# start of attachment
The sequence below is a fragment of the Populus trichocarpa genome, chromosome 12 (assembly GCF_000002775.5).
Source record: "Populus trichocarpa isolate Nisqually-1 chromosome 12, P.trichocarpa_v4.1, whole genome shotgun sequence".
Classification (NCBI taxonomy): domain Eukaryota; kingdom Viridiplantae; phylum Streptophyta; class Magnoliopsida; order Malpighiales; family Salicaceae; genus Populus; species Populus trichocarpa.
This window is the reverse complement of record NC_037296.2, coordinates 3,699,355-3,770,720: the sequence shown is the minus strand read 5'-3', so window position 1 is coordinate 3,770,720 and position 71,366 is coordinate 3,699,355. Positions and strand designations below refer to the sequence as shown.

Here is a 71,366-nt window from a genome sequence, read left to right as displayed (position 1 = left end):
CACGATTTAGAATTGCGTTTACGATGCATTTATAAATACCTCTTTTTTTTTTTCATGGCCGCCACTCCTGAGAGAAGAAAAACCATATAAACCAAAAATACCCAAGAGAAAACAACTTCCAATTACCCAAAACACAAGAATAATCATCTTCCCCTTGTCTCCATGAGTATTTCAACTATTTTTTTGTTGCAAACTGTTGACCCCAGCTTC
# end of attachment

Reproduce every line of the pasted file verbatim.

The sequence below is a fragment of the Populus trichocarpa genome, chromosome 12 (assembly GCF_000002775.5).
Source record: "Populus trichocarpa isolate Nisqually-1 chromosome 12, P.trichocarpa_v4.1, whole genome shotgun sequence".
Classification (NCBI taxonomy): domain Eukaryota; kingdom Viridiplantae; phylum Streptophyta; class Magnoliopsida; order Malpighiales; family Salicaceae; genus Populus; species Populus trichocarpa.
This window is the reverse complement of record NC_037296.2, coordinates 3,699,355-3,770,720: the sequence shown is the minus strand read 5'-3', so window position 1 is coordinate 3,770,720 and position 71,366 is coordinate 3,699,355. Positions and strand designations below refer to the sequence as shown.

Here is a 71,366-nt window from a genome sequence, read left to right as displayed (position 1 = left end):
CACGATTTAGAATTGCGTTTACGATGCATTTATAAATACCTCTTTTTTTTTTTCATGGCCGCCACTCCTGAGAGAAGAAAAACCATATAAACCAAAAATACCCAAGAGAAAACAACTTCCAATTACCCAAAACACAAGAATAATCATCTTCCCCTTGTCTCCATGAGTATTTCAACTATTTTTTTGTTGCAAACTGTTGACCCCAGCTTC